A Thai student allowing his flat in the west end of Edinburgh to be used as a brothel was sentenced to nine months in prison on 31 October.
Tanasak Sopatai, 27, who was staying in the UK on a student visa, let Thai prostitutes operate a brothel from his flat on Castle Terrace. A police surveillance sting led to a raid which uncovered sex toys, cash, multiple mobile phones and almost 700 condoms.
Graeme Runcie, Mr. Sopatai’s defence agent, told Edinburgh Sheriff Court that: “There were girls working there, they were Thai, their English was limited. Mr. Sopatai met them in London, his English was better but by no means perfect.”
“His purpose was to meet up with a landlord and to sign a lease. There was no financial input for Mr. Sopatai. The money for the rent was paid by the girls. They were using his mastery of the English language.”
Sopatai pleaded guilty to charges of letting the flat be used for the purposes of habitual prostitution.
According to fiscal depute Melanie Ward “directed surveillance” was performed on the flat in June.
Police officers watching the flat observed an exchange between a man trying to gain access to the premises, and a woman who had recently left the building.
“The female then described that she was wearing very little and told him she wanted £140 for one hour of sex,” said depute Ward.
The police later saw the same woman opening the door of the building for the man when he left the premises, and proceeded to identify themselves, stating that they had a warrant to search the premises, said Ward.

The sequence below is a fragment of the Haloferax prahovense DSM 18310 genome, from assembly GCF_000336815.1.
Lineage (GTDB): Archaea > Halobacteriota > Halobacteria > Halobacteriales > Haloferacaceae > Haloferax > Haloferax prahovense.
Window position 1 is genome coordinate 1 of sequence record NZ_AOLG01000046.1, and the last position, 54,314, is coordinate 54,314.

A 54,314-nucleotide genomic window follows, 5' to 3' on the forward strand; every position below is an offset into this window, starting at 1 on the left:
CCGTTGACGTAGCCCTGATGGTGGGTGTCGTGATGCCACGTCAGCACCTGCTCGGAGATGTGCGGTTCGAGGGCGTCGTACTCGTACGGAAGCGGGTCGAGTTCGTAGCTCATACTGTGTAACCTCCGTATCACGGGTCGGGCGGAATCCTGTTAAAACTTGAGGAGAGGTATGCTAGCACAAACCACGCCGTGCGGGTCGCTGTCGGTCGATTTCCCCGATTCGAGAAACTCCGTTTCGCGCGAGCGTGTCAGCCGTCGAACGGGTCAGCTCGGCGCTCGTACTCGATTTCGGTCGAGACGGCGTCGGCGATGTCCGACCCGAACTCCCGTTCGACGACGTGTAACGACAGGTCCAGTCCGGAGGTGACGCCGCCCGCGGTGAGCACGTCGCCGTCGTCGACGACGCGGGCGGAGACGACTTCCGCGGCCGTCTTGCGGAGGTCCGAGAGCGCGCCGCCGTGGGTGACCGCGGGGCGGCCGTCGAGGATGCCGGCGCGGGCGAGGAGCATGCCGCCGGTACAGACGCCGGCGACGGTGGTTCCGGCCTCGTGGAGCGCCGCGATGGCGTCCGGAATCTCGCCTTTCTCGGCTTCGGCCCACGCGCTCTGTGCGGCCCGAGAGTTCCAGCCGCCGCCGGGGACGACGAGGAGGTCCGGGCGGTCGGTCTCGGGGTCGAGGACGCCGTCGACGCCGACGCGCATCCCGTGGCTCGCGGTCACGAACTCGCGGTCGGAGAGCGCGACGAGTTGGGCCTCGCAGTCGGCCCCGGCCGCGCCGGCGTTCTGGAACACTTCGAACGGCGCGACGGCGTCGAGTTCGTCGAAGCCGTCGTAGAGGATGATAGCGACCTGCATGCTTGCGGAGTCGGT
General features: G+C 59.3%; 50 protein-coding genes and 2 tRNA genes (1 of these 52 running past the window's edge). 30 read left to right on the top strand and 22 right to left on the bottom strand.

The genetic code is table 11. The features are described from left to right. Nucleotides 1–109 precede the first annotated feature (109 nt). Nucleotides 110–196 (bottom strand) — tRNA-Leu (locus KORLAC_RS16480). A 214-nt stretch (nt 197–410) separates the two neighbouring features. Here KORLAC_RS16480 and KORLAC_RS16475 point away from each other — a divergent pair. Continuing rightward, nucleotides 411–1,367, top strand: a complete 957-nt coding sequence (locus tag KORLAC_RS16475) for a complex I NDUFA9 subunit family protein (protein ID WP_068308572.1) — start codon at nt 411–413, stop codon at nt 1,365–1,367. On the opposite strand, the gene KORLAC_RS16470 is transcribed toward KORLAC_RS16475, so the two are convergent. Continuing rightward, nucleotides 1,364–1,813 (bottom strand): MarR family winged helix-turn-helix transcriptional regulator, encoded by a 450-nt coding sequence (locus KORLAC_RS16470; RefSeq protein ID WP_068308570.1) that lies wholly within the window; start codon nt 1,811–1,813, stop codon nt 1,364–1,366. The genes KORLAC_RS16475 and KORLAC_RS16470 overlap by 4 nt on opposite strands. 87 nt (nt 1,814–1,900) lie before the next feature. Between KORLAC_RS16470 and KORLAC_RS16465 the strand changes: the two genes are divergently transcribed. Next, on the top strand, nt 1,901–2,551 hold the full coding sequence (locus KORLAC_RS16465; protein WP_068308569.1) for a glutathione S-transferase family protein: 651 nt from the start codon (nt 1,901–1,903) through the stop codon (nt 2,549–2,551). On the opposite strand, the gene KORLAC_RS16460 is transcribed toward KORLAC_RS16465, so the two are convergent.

Searching the flat, the police found Mr. Sopatai, two other women, and the assorted mobile phones, cash, sex toys, and condoms.
Mr. Sopatai’s arrest and sentencing recalls Edinburgh’s uneasy relationship with the sex industry and the legal grey area in which it operates.
While the sale of sex services is not illegal in Scotland, it remains illegal to solicit on the streets, operate a brothel, and act as a pimp.
However, following the Civic Government Act (Scotland) of 1982, which authorised saunas as “places of entertainment”, brothels became effectively decriminalised due to the interpretable nature of the phrase “for entertainment” which allowed saunas to sell sex without overstepping their terms of authorisation.
Since then, Edinburgh’s authorities have tolerated “saunas” in the city, which unofficially serve as brothels. The saunas account for the safety of the prostitutes, and keep them off the streets.
Attempts in the past to contain and ensure the safety of those soliciting sex on the streets included establishing a narrow tolerance-zone on Salamander Street in Leith, but these were abandoned when the area became less derelict and the practice led to complaints.
It is estimated that around 75 per cent of Edinburgh prostitutes work from saunas and that in the UK 85 per cent of prostitutes are from overseas.